The original Latin word is meticulosus, meaning 'beset by small fears.' (Read Fowler for his pertaining phillipic.)

Meticulous is now used as 'overly conscientious, precise,' which is actually the meaning of punctilious. I am met with blank stares when I use punctilious. It's a lost cause, like cohort.

Hmmm, my dictionary (the Concise Oxford Dictionary, Ninth Edition, 1995) gives only the commonly understood meaning for meticulous, though it does give the etymology that kessenich mentions.

It also defines punctilious as being particularly attentive to formality or etiquette, which would not be synonmous with how people use meticulous.

I cringe inwardly when I don't feel free to use a word that means exactly what I want to say, because it is either generally unknown or, worse, known incorrectly.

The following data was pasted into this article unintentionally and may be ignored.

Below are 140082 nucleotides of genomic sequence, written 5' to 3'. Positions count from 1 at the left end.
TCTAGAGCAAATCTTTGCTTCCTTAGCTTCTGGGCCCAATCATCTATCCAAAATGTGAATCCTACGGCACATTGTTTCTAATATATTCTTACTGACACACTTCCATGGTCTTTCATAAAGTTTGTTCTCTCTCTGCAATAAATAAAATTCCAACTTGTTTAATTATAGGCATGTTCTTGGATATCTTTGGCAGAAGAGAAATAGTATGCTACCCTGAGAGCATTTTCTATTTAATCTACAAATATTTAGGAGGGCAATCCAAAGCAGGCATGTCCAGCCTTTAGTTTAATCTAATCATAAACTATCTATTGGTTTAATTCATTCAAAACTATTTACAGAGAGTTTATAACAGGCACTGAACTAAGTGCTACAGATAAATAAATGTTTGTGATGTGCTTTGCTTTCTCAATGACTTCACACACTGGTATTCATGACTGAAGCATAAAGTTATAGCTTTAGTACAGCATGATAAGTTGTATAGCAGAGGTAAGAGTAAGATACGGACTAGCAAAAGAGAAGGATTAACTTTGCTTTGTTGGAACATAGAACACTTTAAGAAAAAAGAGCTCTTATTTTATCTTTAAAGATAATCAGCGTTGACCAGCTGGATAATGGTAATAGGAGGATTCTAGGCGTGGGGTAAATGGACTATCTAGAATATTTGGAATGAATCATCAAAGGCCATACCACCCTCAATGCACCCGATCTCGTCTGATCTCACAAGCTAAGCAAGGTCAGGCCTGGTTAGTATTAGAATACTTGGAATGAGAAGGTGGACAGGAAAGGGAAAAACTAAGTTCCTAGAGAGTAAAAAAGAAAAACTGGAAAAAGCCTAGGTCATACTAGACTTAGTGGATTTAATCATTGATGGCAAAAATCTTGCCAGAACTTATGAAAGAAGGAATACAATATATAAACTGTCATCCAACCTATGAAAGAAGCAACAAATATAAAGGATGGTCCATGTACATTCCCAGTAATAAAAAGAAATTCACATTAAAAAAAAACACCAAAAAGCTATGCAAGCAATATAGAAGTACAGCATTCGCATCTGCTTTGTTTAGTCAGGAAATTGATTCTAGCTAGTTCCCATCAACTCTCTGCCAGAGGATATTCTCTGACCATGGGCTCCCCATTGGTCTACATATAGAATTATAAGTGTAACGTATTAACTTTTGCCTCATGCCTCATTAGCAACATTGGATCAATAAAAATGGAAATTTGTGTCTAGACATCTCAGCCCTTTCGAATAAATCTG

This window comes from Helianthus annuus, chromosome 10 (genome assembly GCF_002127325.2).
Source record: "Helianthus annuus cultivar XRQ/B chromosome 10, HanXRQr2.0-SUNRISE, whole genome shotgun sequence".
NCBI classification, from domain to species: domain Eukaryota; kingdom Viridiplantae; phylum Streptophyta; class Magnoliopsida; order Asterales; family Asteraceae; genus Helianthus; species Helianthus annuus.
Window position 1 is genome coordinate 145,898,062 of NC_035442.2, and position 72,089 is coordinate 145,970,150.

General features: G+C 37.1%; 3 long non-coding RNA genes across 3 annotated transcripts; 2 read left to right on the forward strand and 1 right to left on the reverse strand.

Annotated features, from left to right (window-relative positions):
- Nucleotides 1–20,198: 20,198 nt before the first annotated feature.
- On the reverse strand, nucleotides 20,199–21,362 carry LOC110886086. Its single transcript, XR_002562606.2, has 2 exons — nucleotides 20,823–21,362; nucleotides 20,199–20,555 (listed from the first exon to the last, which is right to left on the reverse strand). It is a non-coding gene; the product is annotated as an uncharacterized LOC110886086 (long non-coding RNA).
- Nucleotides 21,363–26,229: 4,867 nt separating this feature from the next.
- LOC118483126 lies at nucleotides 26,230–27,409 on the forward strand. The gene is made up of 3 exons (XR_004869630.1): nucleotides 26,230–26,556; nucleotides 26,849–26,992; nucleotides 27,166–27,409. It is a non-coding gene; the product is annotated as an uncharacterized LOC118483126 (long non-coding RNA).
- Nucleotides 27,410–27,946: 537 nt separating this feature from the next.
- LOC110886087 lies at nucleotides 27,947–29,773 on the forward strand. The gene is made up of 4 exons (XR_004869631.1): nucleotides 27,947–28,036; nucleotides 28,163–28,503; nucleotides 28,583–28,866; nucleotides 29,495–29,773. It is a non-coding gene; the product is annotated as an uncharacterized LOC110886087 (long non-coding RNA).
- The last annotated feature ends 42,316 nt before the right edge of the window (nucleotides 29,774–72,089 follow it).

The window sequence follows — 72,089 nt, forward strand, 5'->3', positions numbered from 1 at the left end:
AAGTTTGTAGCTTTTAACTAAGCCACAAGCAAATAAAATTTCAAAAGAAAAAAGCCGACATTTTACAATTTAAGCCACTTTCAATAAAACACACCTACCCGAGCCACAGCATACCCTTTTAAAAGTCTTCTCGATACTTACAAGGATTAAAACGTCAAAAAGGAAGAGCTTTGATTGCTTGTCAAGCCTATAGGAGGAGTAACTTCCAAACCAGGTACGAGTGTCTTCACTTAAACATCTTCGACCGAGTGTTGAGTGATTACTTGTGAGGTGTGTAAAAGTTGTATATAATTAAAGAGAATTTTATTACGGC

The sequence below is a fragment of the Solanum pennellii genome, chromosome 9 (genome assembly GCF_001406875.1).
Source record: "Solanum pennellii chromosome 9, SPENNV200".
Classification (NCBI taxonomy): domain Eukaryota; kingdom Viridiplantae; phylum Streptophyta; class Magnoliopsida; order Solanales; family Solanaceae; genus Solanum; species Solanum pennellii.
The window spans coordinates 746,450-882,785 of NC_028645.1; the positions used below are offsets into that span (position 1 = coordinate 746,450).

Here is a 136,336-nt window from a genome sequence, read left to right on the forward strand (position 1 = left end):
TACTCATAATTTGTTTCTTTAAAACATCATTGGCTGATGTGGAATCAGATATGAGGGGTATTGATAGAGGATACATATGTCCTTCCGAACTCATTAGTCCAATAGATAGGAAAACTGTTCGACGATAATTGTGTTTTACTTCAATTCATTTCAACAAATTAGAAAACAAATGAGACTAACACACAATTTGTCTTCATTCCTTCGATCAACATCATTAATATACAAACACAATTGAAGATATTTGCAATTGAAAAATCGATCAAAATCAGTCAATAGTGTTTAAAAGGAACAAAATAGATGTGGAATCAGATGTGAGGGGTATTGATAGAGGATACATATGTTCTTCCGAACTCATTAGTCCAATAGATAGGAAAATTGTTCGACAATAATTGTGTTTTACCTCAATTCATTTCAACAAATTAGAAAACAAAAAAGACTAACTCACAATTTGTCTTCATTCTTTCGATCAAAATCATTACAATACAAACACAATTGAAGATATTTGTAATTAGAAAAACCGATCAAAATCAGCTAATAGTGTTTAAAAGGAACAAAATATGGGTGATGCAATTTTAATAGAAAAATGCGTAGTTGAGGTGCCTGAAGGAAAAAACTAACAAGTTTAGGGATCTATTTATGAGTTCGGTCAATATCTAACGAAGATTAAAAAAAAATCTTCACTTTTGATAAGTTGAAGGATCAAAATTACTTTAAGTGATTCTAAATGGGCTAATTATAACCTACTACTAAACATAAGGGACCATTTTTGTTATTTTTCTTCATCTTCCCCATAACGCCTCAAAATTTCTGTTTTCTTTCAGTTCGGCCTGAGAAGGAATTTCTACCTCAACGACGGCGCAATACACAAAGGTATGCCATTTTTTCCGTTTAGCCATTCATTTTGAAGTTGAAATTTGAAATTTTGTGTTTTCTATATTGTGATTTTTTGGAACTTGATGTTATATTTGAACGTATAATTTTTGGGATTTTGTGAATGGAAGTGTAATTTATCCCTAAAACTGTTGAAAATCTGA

Just look at what happened when David Howard correctly used the word niggardly. The pink monkey has to decide whether to be emself and take the beatings, or blend in and possibly feel badly about emself.

Me*tic"u*lous (?), a. [L. meticulosus, fr. metus fear: cf. F. m'eticuleux.]

Timid; fearful.

-- Me*tic"u*lous*ly, adv.


© Webster 1913.

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